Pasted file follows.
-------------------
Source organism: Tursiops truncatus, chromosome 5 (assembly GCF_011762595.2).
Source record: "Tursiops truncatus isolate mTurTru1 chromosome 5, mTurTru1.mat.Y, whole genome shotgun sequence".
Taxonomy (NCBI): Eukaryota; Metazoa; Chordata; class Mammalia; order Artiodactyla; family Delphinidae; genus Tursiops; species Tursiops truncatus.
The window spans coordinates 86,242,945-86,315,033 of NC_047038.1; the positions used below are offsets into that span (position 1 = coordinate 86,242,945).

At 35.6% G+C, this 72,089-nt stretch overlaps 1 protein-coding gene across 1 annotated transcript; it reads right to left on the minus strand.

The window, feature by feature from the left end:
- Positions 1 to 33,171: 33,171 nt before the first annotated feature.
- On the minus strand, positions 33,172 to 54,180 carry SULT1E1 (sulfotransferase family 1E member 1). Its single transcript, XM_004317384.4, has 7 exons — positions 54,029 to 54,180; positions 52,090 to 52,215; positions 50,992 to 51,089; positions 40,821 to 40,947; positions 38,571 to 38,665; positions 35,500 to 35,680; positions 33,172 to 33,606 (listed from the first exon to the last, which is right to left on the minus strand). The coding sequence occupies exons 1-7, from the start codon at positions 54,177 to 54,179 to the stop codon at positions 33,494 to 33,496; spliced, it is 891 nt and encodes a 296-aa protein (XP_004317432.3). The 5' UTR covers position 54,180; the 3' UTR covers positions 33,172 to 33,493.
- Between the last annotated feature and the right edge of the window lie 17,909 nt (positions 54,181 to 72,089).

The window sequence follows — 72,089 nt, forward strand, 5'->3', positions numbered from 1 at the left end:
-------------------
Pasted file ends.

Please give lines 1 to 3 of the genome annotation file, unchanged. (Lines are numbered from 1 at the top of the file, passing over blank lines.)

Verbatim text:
Source organism: Tursiops truncatus, chromosome 5 (assembly GCF_011762595.2).
Source record: "Tursiops truncatus isolate mTurTru1 chromosome 5, mTurTru1.mat.Y, whole genome shotgun sequence".
Taxonomy (NCBI): Eukaryota; Metazoa; Chordata; class Mammalia; order Artiodactyla; family Delphinidae; genus Tursiops; species Tursiops truncatus.